The right eloquence needs no bell to call the people together and no constable to keep them. ~ Emerson

Friday, March 21, 2014

¡Viva Crimea!

When Honduras Met Sevastopol

There is a classic scene in the film When Harry Met Sally in which Sally loudly demonstrates a fake orgasm for Harry in a crowded restaurant.  Following its conclusion, a woman at another table, unaware of what was happening, puts down her menu and tells the waiter, “I’ll have what she’s [Sally] having.”  I will always wonder exactly what that waiter brought her but I am pretty sure she ended up disappointed.

Maybe countries are like that too.  History has a funny way of repeating itself.  Consider the case of Crimea, formerly an autonomous republic associated with Ukraine that is about to be annexed by Russia.  Its population is apparently thrilled by the prospect.  Let’s ask them again how they feel in three to five years.
Out of the ashes of an old motto arises a new one.

Here’s the story – Ukraine had a long-term relationship with Russia.  That changed with the election of President Viktor Yanukovych in 2010.  He began flirting with the European Union.  Alas, Yanukovych proved abusive at home, then seemed about to go back to his old lover [Russia].  A series of populist protests in Kiev caused him to flee the country.  He was subsequently divorced as President by the new Ukraine legislature.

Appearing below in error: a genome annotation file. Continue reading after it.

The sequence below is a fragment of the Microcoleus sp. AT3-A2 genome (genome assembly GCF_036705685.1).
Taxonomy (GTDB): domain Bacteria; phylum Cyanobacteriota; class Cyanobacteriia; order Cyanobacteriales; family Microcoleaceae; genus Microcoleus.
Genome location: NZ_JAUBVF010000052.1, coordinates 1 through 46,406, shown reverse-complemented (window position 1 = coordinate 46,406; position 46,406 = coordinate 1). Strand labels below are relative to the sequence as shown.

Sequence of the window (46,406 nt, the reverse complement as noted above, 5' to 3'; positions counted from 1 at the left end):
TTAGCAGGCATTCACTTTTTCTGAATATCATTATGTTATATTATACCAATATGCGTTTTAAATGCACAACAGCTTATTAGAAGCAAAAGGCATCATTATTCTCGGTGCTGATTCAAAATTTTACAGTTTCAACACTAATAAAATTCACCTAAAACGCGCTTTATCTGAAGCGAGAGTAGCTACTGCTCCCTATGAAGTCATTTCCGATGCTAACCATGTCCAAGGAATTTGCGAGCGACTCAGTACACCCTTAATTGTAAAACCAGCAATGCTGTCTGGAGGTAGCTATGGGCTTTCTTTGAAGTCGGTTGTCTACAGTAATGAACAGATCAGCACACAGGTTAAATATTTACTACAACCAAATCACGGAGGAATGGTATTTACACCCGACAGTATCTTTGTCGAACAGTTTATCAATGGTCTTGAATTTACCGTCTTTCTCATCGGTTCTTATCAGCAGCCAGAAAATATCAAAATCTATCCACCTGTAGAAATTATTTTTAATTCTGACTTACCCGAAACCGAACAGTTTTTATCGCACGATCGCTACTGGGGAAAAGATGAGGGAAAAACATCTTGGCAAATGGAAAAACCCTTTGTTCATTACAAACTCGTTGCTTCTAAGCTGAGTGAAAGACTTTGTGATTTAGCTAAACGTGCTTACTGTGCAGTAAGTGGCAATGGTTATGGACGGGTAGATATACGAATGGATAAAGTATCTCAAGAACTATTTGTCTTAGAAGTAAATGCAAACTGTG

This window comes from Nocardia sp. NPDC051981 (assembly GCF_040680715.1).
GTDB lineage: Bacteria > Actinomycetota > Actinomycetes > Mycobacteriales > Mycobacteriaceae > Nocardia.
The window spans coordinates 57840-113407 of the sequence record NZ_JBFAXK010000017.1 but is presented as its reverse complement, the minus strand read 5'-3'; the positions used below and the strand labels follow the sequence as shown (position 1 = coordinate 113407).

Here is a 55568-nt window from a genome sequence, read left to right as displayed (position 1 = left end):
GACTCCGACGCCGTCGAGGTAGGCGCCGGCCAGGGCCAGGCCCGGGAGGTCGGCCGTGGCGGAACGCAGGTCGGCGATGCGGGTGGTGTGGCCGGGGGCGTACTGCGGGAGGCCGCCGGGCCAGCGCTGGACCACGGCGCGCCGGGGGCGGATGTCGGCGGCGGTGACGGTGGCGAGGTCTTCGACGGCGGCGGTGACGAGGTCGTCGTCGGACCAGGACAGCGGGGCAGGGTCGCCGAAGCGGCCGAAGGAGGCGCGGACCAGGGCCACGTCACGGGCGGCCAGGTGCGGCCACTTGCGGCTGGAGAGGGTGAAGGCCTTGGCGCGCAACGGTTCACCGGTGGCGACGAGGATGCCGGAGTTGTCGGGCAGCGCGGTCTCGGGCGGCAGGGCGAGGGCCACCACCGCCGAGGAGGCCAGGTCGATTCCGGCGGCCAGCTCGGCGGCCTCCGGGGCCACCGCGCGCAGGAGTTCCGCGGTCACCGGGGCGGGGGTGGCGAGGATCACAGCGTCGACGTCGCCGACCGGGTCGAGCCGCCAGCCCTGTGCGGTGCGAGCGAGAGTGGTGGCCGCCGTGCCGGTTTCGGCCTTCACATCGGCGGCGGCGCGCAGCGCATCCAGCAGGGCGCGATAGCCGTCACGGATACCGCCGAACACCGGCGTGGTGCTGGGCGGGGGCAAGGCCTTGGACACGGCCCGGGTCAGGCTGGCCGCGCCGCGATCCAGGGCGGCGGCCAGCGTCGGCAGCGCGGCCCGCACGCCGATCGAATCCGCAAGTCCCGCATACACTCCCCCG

In the midst of this turbulence, Russian President Vladimir Putin removed his shirt and dispatched troops to Crimea, ostensibly to protect the large former Russian population living there.  A week later, Crimea held a populist referendum.  The vote to succeed from Ukraine and join Russia was almost orgasmic in scope.  President Obama immediately condemned the affair as unlawful.

The situation was reminiscent of the ouster of Honduran President Maunel Zelaya back in June 2009.  Zelaya also abused power.   The final straw came when he announced a populist referendum to amend the constitution allowing him to run for President again.  He was forcibly exiled by the Honduran military and removed from office by its legislature.  Obama also protested these actions as unlawful.